Can Your Employees Hear You?
Staff retention is at the top of the agenda for 2014 as many surveys, including this one from the Hay Group, are forecasting a sharp up turn in employee turnover as confidence returns to the job market. This is why employers should be placing more emphasis on the employee retention side of the talent management equation to ensure they have a net positive human capital position at the end of this difficult period.
I have been recommending various retention strategies based around engaging staff and re-engaging, reinvigorating and rehiring fallen stars in your business as a means of retaining staff. As you would imagine, these are all relatively complex and sophisticated retention mechanisms and solutions, which is why I was surprised to find that perhaps one of the most power solutions to employee retention is remarkably easy.
And my attention was drawn to this solution by the recent LinkedIn Exit survey, which showed a massive disconnect between employers and staff in terms of awareness of their employee mobility program. For example, while 69 percent of HR and recruiters said that their internal career development program was well known to employees; yet, just 25 percent of employees from the LinkedIn exit survey said they were aware of their employer’s internal mobility program. It seems that your employees can’t hear you.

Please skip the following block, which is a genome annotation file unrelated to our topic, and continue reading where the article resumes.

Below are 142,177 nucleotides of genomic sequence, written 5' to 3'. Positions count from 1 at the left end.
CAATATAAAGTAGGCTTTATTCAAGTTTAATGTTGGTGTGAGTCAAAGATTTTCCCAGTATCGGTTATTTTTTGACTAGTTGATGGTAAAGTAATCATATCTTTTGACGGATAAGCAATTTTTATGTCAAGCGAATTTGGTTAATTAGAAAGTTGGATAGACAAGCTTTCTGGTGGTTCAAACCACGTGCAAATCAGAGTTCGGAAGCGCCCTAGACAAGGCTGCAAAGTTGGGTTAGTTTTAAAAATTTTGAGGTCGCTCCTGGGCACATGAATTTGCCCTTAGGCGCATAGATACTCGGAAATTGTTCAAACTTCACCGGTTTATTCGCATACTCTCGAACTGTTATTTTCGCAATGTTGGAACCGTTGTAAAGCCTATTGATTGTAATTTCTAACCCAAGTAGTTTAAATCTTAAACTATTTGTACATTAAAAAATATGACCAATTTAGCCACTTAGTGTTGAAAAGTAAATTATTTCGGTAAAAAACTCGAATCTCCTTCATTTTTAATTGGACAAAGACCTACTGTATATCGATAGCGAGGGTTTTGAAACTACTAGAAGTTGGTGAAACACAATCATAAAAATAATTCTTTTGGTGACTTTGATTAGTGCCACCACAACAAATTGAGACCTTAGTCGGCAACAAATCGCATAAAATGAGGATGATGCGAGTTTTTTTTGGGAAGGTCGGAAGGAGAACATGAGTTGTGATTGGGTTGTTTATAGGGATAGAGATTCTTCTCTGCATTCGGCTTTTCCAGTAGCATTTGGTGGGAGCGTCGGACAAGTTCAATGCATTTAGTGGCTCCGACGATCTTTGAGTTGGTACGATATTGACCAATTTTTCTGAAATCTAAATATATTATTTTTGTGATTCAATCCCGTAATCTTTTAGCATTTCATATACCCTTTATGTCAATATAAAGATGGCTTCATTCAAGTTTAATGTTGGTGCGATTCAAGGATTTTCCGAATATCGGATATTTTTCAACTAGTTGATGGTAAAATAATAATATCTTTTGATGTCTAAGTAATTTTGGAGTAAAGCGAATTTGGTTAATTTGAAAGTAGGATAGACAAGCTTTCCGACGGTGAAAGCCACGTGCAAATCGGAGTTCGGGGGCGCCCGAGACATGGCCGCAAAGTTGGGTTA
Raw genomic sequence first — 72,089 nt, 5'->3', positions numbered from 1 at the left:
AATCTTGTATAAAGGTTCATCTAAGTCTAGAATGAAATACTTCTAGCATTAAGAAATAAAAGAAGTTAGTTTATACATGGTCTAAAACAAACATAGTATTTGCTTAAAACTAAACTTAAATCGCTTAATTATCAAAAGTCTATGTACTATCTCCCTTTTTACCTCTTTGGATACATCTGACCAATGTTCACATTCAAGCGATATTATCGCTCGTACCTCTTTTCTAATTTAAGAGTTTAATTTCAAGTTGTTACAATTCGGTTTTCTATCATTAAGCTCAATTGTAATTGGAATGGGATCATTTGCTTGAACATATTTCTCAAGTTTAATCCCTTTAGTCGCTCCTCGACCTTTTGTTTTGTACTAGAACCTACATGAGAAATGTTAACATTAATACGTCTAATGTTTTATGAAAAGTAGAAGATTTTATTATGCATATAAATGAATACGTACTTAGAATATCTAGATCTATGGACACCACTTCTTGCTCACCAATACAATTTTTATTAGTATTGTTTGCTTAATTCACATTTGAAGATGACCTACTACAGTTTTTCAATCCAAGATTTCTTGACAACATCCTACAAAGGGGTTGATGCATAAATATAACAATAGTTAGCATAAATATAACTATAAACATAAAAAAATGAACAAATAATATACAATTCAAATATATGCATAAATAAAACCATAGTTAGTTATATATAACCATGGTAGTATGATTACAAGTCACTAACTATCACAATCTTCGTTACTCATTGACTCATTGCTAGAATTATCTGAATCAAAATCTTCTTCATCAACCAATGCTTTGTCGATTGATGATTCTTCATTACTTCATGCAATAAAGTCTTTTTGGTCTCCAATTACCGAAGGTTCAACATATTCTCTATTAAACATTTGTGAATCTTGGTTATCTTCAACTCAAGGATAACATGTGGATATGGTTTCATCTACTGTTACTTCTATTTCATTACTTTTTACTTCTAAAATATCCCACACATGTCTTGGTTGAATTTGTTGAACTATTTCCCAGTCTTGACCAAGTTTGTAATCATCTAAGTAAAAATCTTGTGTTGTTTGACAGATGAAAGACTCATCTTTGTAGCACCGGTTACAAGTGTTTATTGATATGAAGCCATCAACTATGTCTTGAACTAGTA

Now, while we can’t guarantee that if the exiting employees had known about the career development opportunities within their business they would have stayed outright, we can be sure that it would have at least made a material difference to their sense of career opportunities and could have ended up in a promotion. In short, increasing employee’s awareness of your current internal mobility program is perhaps one of the most cost effective and simple ways to increase engagement levels and reduce staff turnover levels in your business in 2014.
However, this may not be quite as simple as it seems to implement as we can currently see a huge disconnect between the employer’s perceptions of employees’ awareness of mobility program and the employees’ actual awareness of mobility programs.
So, employers and employees need to get on the same page on this topic by really getting to grips with employee awareness levels. It could be that certain departments, demographics, locations, offices, etc., are more aware of opportunities and that there could be some blind spots elsewhere.
The point is that the Linked-In research shows that what you have been doing now to communicate career development opportunities to staff is probably not been working. Your employees cannot hear you. So, really dig down into the detail to find out what the information highway blocks are. Perhaps you need to have a more multichannel communication strategy, including posters in high traffic areas, email and mobile notification of opportunities and/or a management cascade with announcements of new job opportunities at monthly team meetings. Try to use a mix of face to face, mobile and email messaging to ensure you get maximum penetration and reach for your career mobility program.
This approach should enable you to boost your internal job/career marketing messaging, increase employee awareness of opportunities and hopefully reducing employee turnover resulting from lack of career development.